WASHINGTON — The White House and a bipartisan, bicameral group of lawmakers struck a deal on Tuesday to advance three long-stalled, pending trade agreements with South Korea, Panama and Colombia.

The compromise will also include renewal of Trade Adjustment Assistance, a program that helps U.S. workers who have lost their jobs because of import competition, as well as two other trade preference programs that had expired: the Generalized System of Preferences, and a preference program that gives duty free benefits to Andean countries.

The broad agreement breaks a deadlock between the White House and Congressional Republicans, which had stalled the three trade deals for several weeks, even after the Obama administration resolved outstanding issues with South Korea on U.S. auto exports and beef, and with Colombia on reducing violence against union members.

The fashion industry has a lot at stake in two of the three trade deals. Importers support all three and say they could boost business of apparel production in South Korea and Colombia, in particular. The textile industry and its allies on Capitol Hill have vowed to vigorously oppose the deal with South Korea, arguing that it could send a flood of textile imports to the U.S., many of which could potentially be transshipped through China.

The pacts with South Korea, Colombia and Panama represent a combined total of $1.1 billion in apparel and textile imports shipped to the U.S. in 2010.

Sen. Max Baucus (D., Mont.), chairman of the Senate Finance Committee, scheduled a “mock markup” of three separate draft bills for South Korea, Panama and Colombia on Thursday.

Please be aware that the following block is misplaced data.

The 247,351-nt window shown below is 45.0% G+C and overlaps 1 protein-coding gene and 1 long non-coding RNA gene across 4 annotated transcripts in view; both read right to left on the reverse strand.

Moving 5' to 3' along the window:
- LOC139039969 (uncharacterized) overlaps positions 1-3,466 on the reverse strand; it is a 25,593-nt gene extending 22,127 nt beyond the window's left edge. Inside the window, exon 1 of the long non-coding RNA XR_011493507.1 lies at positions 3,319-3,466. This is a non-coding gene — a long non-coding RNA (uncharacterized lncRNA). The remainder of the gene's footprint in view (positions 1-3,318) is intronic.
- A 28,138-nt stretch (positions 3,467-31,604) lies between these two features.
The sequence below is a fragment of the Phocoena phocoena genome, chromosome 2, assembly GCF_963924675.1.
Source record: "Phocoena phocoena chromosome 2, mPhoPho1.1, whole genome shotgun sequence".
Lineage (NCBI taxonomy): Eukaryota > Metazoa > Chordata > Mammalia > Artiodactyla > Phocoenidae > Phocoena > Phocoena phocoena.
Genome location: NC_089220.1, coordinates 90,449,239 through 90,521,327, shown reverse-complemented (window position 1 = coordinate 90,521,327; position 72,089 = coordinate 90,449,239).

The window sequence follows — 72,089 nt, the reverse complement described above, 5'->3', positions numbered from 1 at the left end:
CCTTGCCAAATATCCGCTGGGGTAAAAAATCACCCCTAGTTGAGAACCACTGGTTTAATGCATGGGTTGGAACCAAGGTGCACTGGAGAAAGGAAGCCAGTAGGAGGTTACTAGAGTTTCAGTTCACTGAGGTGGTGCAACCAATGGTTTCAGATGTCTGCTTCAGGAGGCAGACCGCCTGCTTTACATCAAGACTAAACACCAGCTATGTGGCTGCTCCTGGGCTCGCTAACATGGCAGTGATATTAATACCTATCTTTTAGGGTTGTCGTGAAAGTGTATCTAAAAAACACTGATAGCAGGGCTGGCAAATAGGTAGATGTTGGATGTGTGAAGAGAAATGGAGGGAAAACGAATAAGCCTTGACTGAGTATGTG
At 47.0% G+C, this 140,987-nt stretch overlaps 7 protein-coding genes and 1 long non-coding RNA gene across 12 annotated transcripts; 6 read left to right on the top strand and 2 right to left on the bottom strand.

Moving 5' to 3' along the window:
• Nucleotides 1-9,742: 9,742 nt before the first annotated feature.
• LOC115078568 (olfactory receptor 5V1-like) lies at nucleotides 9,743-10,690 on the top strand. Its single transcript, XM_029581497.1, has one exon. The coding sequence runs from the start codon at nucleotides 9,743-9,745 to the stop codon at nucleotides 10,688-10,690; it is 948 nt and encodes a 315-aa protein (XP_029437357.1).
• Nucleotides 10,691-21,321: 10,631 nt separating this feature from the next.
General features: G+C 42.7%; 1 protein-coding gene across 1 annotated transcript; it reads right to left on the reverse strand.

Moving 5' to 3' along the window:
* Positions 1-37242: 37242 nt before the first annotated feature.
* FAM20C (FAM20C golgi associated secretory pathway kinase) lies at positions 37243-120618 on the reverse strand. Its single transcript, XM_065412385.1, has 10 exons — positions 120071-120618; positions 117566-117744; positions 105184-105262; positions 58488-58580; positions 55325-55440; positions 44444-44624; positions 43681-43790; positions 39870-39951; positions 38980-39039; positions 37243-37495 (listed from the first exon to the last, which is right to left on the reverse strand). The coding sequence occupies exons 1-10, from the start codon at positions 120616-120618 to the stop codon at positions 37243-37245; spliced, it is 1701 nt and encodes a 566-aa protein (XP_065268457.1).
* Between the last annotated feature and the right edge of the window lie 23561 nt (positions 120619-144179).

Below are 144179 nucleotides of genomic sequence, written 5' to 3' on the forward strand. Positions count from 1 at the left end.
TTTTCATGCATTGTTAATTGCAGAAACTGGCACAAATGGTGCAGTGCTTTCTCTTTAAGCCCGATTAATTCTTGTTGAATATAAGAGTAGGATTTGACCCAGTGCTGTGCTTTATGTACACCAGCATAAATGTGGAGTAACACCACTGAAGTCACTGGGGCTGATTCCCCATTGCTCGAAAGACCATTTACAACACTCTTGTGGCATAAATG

Under “fast-track” authority, Congress cannot amend trade deals, but the committees with jurisdiction can hold informal markups to consider and approve proposed amendments that are then considered by the administration before the president formally submits final legislation to Congress for an up or down vote. Congress has 90 days to consider the final legislation once the administration submits it formally.

Administration officials said the TAA program will be attached to the South Korea trade deal and move as one package, while the GSP and Andean preference programs will be attached to the Colombia free trade agreement and move as a separate package. The trade deal with Panama will also move separately.

“These free trade agreements, together with Trade Adjustment Assistance, will boost our economy by billions of dollars and create new jobs and opportunities here at home,” said Baucus. “We think this package can get the support needed to become law.”

Jay Carney, White House press secretary said: “As a result of extensive negotiations, we now have an agreement on the underlying terms for a meaningful renewal of a strengthened TAA. The President embraces these critical elements of TAA needed to ensure that workers have the best opportunity to get good jobs that keep them in the middle class. Now it is time to move forward with TAA and with the Korea, Colombia, and Panama trade agreements, which will support tens of thousands of jobs.”

U.S. Trade Representative Ron Kirk said, “President Obama has made sure that these deals with South Korea, Colombia and Panama are fairer for American workers and businesses, hold our partners accountable to keep their promises and also reflect core American values on key issues like worker rights and protections. These agreements will help to boost U.S. exports and support tens of thousands of American jobs, and we are committed to their passage.”

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